the IId of Holland, was taken from Miraflores by general d'Armagnac. It was sold to the Berlin Museum for 6000 florins; it has been injured by restoring.

In the side panel to the left, Joseph is represented asleep on a seat, whilst the Virgin sits in front of a dais of gold brocade, and holds in her lap a large-headed Infant Saviour; the Virgin wears a very light blue dress; through the Gothic arch above her, a blue angel hovers in air.

The side panel to the right shows us the Saviour appearing to Mary, and the Resurrection; through the archivolt a blue angel flies. The character of the scenes depicted in the two side panels is similar to that of the central one; the niches of the arches are filled with statues of saints and incidents from the life of the Virgin Mary.

Early as the date of this triptych seems to be when compared with others executed during a long course of years by Van der Weyden, it is by no means a solitary example of its kind; and we must attribute to the same period and probably to the same year the two replicas of an oratory representing scenes from the life of the Baptist in the Museums of Berlin and Frankfort. In both we observe a melancholy calm, and a serene clearness of atmosphere very like those which mark the altar-piece of Miraflores. In both, form and perspective are faulty; and the subjects are set in pointed arches adorned with statuettes.



Van der Weyden at this time kept a regular atelier for painters' work of all kinds at Brussels. In 1439, Philip the Good ordered a piece of carved work for the church of the Récollets, at Brussels, representing the Virgin and two princesses of Brabant, Mary, wife of John III, and her daughter, Mary, Duchess of Guelders. Roger Van der Weyden was ordered to colour these sculptures, and charged for doing so the sum of forty ridders of fifty gros of Flanders. For the additional sum of six livres, he painted the arms of the Duke Philip and the Duchess on the wooden doors, or wings, which protected the sculptures.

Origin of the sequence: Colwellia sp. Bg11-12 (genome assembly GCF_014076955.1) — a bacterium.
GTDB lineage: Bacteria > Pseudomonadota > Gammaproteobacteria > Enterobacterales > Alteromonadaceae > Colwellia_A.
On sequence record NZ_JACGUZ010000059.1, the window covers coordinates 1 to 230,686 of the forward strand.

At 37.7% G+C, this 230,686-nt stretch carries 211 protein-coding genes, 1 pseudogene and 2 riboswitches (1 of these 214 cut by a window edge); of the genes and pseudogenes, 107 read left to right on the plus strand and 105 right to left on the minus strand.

On the walls of the Chapel of St. Agatha in St. Pierre of Louvain there hangs a triptych representing a descent from the cross on gold ground. Simon of Cyrene stands on a ladder leaning on the cross, and, with the help of Joseph of Arimathea, who grasps the frame under the armpits and Nicodemus who supports the legs, lowers the body of Christ to the ground. To the left St. Mary Magdalen wrings her hands, to the right, the Virgin faints into the arms of the Marys; two or three other figures complete the composition. The left wing contains the portraits of the donor, and his two sons recommended by St. James, the right, portraits of the patroness with two daughters and St. Elizabeth; the coats of arms in the upper part of the wings are those of the family of Edelheer, and tell us that the patrons are Jacques and Elizabeth Edelheer and their children. On the outer sides of the wings are the Trinity and the Virgin supported by St. John; and beneath the second of these subjects is the following inscription recently recovered from superposed paint:

"This picture was presented by Willem Edelheer and Alyt his wife in 1443."

On the testimony of this inscription it has been assumed that the altar-piece was painted in or before the year 1443, and the name of the painter has been sought in the following passages from Molanus's Ms. History of Louvain.